Unlike the explosion of colour on me personally, the room where we record Gracie Porter’s Gourmet GetTogether is painted dull grey and holds only the necessary equipment. There are two cameras and a boom microphone, a laptop and monitor on a table, some other equipment I’m still unfamiliar with, plus a few foldaway chairs. The floor is littered with lengths of looped-up wiring and cables and spotlights are anchored on the floor and dangle from the ceiling above. The kitchen set itself is dated cream laminate with pine panelling – resurrected after a long hiatus in cookery programmes when I joined. I inherited the electric oven, gas hob and a refrigerator prone to hissy-fitting. Only the microwave was purchased new for me. Here in the basement, there are no windows and, save for a ducted fan above the stove, precious little ventilation. The air becomes stifling once the big lights come on for filming. 

Working in television is not as glamorous as I once envisioned. But our set is friendly. I very much want to keep my job. 

I cross the floor towards my assistant, Poppy. Nobody else is here yet. 

There are two things to notice immediately about Poppy. The first is that she looks like a fairy. Small, delicate frame. Disarmingly large hazel eyes. Wispy bleach-blonde locks – the only aberration being Poppy’s naturally dark roots. (Poppy’s mother is Thai, her father unknown but allegedly Korean; though Poppy insists her only parent is her mother’s second husband, Darcy, an Englishman of independent means, who kindly extended parental care after her mother upped and left them both when Poppy was a tender fourteen years old.) Anyway, Poppy, sweetly dispositioned, and seemingly unscarred by such events, also has a penchant for dressing in frilly layers of clothing – and her love of glitter would shame a toddler. The second thing to notice about my assistant is that her vernacular has a tendency towards the same, shall we say, ‘exuberance’. 

‘Morning, Miss Gracie,’ Poppy chirrups, looking up from where she’s wiping the bench clean, preparing for the shoot. ‘Ooh. I see Brenda’s using the coral on your lips again. Like you’re a mermaid? I could call you Ariel!’ 

‘Morning, Poppy. Please, don’t call me Ariel.’ I wipe my lips on the back of my hand.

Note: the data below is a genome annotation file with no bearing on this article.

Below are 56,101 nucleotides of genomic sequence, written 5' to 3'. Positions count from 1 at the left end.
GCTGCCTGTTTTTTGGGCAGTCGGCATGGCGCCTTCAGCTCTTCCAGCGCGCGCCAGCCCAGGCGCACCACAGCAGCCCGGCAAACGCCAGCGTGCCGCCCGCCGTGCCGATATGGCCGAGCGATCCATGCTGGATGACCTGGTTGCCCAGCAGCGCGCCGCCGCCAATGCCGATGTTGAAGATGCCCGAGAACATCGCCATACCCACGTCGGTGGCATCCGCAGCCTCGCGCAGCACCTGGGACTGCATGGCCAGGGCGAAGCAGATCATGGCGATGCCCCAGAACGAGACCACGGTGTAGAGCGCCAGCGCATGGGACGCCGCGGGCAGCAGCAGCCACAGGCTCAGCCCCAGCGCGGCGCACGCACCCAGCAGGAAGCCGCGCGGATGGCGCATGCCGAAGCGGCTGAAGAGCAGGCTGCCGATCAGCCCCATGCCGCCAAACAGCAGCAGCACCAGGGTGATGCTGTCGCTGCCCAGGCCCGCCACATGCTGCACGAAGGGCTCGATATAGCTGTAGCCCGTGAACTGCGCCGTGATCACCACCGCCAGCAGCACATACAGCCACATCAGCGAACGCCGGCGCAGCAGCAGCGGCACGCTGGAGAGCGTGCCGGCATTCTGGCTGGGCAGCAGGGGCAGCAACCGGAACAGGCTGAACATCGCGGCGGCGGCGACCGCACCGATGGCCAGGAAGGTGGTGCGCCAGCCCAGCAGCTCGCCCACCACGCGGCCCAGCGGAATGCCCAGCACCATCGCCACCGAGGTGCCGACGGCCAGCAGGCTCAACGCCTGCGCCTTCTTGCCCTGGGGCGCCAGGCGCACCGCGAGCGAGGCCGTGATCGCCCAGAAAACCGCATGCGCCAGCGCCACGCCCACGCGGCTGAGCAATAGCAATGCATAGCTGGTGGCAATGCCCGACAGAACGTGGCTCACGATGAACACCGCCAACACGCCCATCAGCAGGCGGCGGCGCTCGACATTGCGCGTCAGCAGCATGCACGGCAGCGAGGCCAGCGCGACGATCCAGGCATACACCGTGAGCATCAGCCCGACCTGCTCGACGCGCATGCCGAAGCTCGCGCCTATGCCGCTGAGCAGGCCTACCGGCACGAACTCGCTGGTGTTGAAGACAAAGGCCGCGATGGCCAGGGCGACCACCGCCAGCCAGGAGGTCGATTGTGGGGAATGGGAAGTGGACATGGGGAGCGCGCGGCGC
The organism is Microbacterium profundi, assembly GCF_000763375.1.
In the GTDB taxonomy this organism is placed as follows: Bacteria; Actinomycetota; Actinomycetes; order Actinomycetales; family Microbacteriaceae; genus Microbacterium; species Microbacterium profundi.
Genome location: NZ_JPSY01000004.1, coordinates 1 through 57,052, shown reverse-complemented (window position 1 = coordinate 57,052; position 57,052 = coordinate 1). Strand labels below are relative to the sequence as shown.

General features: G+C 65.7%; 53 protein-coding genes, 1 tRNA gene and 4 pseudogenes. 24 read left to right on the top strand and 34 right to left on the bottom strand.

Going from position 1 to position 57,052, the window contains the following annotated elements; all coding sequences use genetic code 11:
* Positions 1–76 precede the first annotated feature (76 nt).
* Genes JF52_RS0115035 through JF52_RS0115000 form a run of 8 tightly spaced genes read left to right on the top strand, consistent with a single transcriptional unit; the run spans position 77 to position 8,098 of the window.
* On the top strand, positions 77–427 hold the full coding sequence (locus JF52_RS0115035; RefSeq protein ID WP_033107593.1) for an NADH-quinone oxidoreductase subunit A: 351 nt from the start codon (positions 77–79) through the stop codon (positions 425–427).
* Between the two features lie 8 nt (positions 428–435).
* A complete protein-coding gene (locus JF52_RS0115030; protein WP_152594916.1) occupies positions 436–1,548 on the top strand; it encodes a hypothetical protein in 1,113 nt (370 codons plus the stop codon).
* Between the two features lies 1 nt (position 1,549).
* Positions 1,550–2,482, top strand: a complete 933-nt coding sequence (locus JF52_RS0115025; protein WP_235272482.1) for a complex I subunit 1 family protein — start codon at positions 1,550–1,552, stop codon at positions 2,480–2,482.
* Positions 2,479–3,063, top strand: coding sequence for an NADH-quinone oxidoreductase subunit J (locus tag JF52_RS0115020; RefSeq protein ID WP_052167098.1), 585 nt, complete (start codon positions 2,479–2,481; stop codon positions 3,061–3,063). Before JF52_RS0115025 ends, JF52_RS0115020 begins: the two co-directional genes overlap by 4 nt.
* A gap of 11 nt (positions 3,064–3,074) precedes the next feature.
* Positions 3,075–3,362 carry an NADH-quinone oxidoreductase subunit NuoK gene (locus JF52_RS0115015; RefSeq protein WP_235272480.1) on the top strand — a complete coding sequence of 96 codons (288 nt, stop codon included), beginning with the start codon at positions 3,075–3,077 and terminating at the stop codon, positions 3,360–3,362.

Poppy’s eyes twinkle mischievously. 

I also inherited Poppy. She was working an internship when I joined. One hundred per cent reliable and thoroughly committed, fresh out of college, my assistant has a fine diploma in home economics to accompany her sparkly personality. That her stepfather would happily provide so that she’d never have to work at all makes her dedication all the more admirable. If ever Poppy’s childish vigour annoys me – her silly garble and excess enthusiasm can wear thin some days – I remind myself I’m lucky to have her. 

I dump my coat and bags onto a chair. 

To protect my clothes before filming begins – a personal uniform of black trousers and white shirt – I don my white chef’s apron. My outfit isn’t flashy, but given no one at SC6 has ever offered to provide my clothes or advise me on what to wear otherwise, it removes the stress of me having to think about what I ought to be wearing for the camera on a daily basis. 

I wash my hands thoroughly. Before I forget, I retrieve and apply the pink stain to my lips and that’s when I remember – my new shoes. 

From the bottom of my tote, I pull out a felt bag containing a brand-new pair of Jimmy Choo designer heels. Removing layers of tissue paper, I place the shoes lovingly on the floor in front of me. They are, without doubt, the finest things I’ve ever owned. Silver metallic nappa leather, one hundred millimetres high at the heel, closed back with elegant straps of silver-inlaid crystals that crisscross over the foot and across the toes: these shoes were a rare splurge of luxury, purchased by me at the end-of-year sale at Selfridges last weekend. I have them with me today because my plan is to have them gently worn in, stumble-free and blister-proof, before the big reveal on Valentine’s Day. I’m hoping to lose a Christmas pound or two before I shop for a dress. 

Removing my winter boots and black woolly socks, I slip my bare feet into ultimate designer luxury. 

Va-va-voom,’ Poppy croons at my first, tentative steps. 

‘Why, thank you, Poppy,’ I reply, practising my walk over the concrete floor. The heels are thinner and higher than I’ve ever worn. ‘That is the plan. A bit of va-va-voom.’ 

‘For the show today?’ Poppy appears confused, as well she might be. 

‘No, for Valentine’s Day, for a do at Jordan’s work,’ I say. ‘I thought it best to wear them in first.’ My left ankle takes a small dive, but I recover neatly. ‘It seems only sensible…’ 

On February 14, the advertising agency where Jordan works is hosting a Sweetheart’s Valentine’s Day Ball, sponsored by clients in the businesses of selling jewellery, chocolates, perfumes and the like: gifts that lovers like to exchange on the day. Although Jordan hasn’t mentioned it – it is absurd how little we communicate these days – an invitation appeared on our kitchen table last Friday, prompting my shopping spree while he was working at his office on some big commercial shoot. I have exactly five weeks to perfect my shimmy in these heels. Presently, I’m walking like a drunk on stilts. 

If Poppy finds it unromantic that I’ll be spending Valentine’s Day with my boyfriend’s colleagues, she doesn’t say.